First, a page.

Ninety to one-hundred and fifty days prior to the expiration of a New York City tenant's rent-stabilized lease, a landlord seeking to recover that unit for "owner's use" may serve a notice of non-renewal (or "Golub" notice).*
Currently, the law permits the recovery of an unlimited number of regulated apartments as long as the owner can demonstrate a good-faith desire to utilize the recovered units as the owner's (and/or an immediate family member's) primary residence.
Many of these cases never get to the merits and will often turn on the sufficiency of predicate notices, with those found to be factually deficient triggering a dismissal.
In Peng v. Van Zandt , the Golub notice alleged that the landlord "decided to assume occupancy" of the apartment, "to live in as her primary residence in the City of New York."**
Peng further asserted that her furniture was stored in the building's basement and that she planned "to move into the apartment as soon as possible."***
Since that language utilized left much to be desired, the New York County Civil Court dismissed the case. On appeal, the Appellate Term, First Department, reversed. The AT was of the opinion that the document "sufficiently complied with the [factual] specificity requirements of the Rent Stabilization Code ... and governing precedent[.]"
While this notice may not have provided an ideal recitation of the underlying facts, the appellate court reiterated a standard that many advocates need remember:
A predicate notice in a holdover proceeding need not lay bare a landlord's trial proof, and will be upheld in the face of a "jurisdictional" challenge where, as here, the notice is "as a whole sufficient adequately to advise ... tenant and to permit it to frame a defense" ....
Of course, one can also readily find quite a few reported appellate cases which have not been as liberal with landlords' notices. Numerous cases have been dismissed for using notices which merely "tracked the statute" or were perceived to be "factually deficient," even though they may have contained comparable (or considerably more) information than was recited in the Peng case.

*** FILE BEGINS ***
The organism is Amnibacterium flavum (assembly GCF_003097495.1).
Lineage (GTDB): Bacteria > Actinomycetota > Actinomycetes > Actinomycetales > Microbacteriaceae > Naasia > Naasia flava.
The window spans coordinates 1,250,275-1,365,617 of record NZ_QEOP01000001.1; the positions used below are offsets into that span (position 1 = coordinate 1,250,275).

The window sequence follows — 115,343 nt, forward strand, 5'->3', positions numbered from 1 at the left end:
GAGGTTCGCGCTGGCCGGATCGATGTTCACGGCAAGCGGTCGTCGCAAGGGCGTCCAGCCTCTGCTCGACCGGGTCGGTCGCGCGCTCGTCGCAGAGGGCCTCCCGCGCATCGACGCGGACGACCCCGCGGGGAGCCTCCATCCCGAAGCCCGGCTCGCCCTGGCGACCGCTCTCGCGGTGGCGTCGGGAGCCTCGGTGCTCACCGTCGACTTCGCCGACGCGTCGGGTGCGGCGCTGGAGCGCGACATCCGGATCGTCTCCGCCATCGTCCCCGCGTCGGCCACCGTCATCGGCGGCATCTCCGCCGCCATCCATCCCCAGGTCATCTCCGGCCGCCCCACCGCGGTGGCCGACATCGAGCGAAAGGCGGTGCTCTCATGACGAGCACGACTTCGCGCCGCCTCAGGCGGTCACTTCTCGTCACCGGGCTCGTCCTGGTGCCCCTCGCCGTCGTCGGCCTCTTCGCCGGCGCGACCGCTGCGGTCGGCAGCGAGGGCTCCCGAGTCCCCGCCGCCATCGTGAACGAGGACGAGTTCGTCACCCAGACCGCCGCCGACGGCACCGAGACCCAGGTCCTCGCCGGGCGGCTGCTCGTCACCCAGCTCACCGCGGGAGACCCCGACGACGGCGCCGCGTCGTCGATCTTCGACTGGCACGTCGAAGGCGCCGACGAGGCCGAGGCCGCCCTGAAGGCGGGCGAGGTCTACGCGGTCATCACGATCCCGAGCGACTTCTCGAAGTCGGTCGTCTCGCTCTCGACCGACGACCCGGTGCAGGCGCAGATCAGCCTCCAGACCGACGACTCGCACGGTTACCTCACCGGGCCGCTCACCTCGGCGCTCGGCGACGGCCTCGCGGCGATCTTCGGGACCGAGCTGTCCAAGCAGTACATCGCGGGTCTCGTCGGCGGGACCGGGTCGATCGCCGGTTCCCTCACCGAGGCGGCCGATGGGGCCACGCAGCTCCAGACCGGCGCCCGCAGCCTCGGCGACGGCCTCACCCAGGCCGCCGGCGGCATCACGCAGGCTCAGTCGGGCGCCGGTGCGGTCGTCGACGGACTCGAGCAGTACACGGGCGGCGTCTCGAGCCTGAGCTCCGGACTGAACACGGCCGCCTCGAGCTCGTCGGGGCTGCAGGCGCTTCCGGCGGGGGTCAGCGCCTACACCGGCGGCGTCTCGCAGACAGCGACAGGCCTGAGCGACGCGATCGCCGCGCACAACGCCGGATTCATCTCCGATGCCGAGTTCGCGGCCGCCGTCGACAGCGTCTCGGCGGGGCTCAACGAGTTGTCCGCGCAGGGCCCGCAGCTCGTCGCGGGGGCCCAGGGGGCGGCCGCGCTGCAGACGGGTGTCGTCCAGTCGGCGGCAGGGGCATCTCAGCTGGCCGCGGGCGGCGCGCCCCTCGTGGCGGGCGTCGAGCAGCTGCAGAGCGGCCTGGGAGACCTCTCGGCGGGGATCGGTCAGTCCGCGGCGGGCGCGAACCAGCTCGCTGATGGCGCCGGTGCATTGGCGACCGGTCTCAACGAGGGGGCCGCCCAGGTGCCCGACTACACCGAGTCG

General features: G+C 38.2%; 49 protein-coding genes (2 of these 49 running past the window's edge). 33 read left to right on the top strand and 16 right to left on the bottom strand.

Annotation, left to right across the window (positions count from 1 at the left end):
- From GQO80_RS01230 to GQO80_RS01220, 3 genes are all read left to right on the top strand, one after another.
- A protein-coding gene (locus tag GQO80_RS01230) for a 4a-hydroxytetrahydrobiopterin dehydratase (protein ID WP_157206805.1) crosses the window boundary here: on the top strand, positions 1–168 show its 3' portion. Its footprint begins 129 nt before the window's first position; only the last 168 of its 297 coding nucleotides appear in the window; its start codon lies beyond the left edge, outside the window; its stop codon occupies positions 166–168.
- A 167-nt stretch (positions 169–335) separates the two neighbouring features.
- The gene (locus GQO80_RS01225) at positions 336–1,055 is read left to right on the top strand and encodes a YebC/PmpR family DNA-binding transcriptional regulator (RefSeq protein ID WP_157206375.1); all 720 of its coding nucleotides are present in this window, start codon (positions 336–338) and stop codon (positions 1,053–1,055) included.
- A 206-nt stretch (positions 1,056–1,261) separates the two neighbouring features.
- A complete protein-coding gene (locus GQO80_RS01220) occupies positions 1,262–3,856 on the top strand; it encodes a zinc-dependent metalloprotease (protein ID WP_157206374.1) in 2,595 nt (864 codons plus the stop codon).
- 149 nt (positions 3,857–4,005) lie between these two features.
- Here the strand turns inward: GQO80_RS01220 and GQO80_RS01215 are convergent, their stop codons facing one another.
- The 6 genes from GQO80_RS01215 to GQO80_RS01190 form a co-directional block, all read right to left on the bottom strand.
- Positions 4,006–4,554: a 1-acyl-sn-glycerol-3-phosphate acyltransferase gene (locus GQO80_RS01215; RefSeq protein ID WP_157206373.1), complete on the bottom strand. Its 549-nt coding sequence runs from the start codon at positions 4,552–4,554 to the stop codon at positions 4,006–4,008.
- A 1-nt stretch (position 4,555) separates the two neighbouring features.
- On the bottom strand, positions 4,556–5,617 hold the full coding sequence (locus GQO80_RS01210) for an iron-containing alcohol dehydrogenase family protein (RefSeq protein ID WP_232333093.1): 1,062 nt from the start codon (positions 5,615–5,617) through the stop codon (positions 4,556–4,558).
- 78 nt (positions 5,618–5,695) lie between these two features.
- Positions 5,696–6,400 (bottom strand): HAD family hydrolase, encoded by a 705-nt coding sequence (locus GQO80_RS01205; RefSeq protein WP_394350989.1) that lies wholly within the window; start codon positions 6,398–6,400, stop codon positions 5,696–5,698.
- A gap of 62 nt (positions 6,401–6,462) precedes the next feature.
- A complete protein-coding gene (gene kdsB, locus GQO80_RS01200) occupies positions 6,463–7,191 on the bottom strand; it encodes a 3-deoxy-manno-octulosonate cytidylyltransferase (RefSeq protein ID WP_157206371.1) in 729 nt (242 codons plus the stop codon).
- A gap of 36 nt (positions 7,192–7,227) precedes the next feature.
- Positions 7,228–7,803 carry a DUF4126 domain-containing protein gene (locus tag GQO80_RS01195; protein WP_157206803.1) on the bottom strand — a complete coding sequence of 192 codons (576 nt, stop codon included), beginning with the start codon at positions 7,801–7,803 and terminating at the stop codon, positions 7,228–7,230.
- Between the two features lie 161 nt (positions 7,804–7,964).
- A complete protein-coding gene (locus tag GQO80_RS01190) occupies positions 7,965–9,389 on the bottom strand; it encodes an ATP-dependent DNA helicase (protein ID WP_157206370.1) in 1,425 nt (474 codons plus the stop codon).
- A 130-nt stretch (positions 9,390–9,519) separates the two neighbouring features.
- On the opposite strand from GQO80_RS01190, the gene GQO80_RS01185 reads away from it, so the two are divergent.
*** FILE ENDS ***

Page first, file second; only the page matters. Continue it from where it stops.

What is direly needed is definitive guidance from our appellate courts as to what is an acceptable standard when it comes to notices used within the context of summary proceedings.
Since the practice of law shouldn't be about odds, guesswork or even gamesmanship, the confusion with regard to what is the minimally permissible content must be addressed.
I'm sure we can all agree that justice is never furthered if parties are unable to "frame a defense," but why is all this uncertainty surrounding the "framing of a case" palatable?
For a copy of the Appellate Term's decision, please use the following link: Peng v. Van Zandt
*For our other blog posts on this topic, please use this link: Owner's Use
**Pretty broad statement, no? Did the landlord have "primary residences" in other cities?
***Like in 2020?